Cash balance plans

Tony Robbins and Tom Zgainer discuss an option to accelerate retirement savings and lower tax liability

Each year around this time, we can all see the inevitable not too far in the distance. Our tax liability — and how we manage it — is generally not as festive as the recently past holiday season. However, your retirement planning and the type of plan you establish can offer a reduction of tax liability and accelerated contributions to help produce additional income when you’ll need it most — at retirement after active work.

There are two general types of pension plans — defined-benefit plans and defined-contribution plans. In general, defined-benefit plans provide a specific benefit at retirement for each eligible employee, while defined-contribution plans specify the amount of contributions to be made by the employer toward an employee’s retirement account.

In a defined-contribution plan, the actual amount of retirement benefits provided to employees depends on the amount of their contributions, along with employer contributions such as Safe Harbor or profit-sharing contributions, as well as the gains or losses of the account over time.

Many of our dentist clients take advantage of this combination by “maxing” out the total allowable contributions, currently $53,000 if under age 50 or $59,000 if over age 50, while giving a needed ratio of contributions to eligible staff as well.

However, we often are asked, “What else can I do aside from after tax investing? What other types of retirement plans are available?”

Enter the cash balance plan, a type of defined-benefit plan that when paired with a 401k/profit-sharing plan provides an opportunity to essentially squeeze 20 years of saving into 10, while at the same time significantly reducing your tax liability along the way. As the chart accompanying this article shows, the benefits of the cash balance plan really start to accelerate as the business owner gets beyond age 45-50.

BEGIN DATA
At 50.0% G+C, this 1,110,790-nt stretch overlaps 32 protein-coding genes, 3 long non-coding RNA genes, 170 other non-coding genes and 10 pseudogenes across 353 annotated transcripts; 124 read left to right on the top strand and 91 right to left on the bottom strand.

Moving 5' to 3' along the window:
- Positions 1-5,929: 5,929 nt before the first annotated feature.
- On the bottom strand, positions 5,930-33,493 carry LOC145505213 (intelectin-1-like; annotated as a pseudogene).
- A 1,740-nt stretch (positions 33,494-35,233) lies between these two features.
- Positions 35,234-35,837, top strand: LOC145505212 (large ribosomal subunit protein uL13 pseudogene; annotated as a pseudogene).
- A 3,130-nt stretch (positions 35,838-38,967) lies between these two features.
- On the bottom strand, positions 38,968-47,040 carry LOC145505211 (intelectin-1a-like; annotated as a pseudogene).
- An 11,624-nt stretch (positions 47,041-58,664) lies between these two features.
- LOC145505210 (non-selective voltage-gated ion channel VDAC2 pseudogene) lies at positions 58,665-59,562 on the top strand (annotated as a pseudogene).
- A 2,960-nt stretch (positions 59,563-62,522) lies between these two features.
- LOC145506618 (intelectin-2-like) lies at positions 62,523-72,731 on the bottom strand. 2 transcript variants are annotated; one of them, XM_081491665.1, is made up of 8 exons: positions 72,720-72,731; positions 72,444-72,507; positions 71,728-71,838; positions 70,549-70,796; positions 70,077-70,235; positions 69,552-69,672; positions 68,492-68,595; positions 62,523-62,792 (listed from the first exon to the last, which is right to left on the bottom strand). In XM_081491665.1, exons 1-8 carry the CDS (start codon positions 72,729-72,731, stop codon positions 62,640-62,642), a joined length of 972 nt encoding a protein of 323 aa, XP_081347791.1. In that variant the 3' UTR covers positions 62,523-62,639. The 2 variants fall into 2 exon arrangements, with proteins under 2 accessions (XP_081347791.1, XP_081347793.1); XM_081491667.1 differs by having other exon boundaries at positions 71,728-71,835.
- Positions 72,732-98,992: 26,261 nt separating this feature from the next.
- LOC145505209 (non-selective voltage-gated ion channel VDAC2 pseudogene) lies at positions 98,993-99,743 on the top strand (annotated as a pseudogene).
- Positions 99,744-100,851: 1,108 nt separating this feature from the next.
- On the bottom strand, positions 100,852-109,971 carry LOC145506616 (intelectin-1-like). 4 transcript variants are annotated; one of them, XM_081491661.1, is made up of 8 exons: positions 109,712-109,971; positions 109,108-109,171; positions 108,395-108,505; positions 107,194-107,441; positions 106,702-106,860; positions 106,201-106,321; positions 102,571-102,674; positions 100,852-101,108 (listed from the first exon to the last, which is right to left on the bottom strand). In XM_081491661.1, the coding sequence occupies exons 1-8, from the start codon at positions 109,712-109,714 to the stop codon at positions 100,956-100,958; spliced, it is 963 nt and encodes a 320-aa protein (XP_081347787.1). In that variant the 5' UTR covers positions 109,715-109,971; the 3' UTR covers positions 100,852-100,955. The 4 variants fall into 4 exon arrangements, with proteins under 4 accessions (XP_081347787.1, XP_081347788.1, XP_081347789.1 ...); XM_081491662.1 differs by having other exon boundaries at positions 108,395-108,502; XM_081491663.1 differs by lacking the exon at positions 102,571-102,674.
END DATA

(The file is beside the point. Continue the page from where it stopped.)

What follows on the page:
While employer matching and profit-sharing contributions are discretionary, cash balance plans require more of a commitment to fund the plan by the employer. Most plans are set up with a 3-5 year funding period, so they work well in environments where the business owner will have predictable income over that time frame.

Different from a 401k plan where participants generally choose their investment options, the assets of a cash balance plan are managed by the employer or an investment manager. In a typical cash balance plan, a participant’s account is credited each year with a “pay credit” (such as 5% of compensation from the employer) and an “interest credit” (either a fixed rate or a variable rate that is linked to an index such as the 1-year Treasury Bill rate).

To determine if a cash balance plan is right for you, enlist an actuary who is an expert in retirement plan design to analyze your practice demographics with a current census of full-time employees. If this plan design can meet your individual and corporate objectives, you have a far greater pool of income available when the time comes to hang up the white coat.

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